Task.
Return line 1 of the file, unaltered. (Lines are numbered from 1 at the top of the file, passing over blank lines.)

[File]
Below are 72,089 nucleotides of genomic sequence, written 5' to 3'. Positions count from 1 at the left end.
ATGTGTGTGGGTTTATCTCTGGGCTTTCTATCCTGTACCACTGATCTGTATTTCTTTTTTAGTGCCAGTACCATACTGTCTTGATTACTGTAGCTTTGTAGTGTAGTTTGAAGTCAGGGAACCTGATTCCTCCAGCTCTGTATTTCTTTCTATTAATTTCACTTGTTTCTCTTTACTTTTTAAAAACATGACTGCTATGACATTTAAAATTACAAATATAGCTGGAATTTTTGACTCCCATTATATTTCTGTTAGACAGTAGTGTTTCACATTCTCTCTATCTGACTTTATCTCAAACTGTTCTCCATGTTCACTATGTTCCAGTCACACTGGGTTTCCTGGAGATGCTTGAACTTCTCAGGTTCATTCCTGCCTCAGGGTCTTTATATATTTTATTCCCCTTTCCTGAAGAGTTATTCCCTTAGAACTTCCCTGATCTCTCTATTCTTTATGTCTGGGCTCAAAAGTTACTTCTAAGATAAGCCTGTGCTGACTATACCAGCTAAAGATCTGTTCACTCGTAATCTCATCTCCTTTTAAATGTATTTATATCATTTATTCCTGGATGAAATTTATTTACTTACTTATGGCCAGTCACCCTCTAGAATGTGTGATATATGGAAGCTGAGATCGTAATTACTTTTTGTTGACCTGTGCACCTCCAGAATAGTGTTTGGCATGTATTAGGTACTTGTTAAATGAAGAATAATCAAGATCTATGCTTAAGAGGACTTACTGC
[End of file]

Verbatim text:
Below are 72,089 nucleotides of genomic sequence, written 5' to 3'. Positions count from 1 at the left end.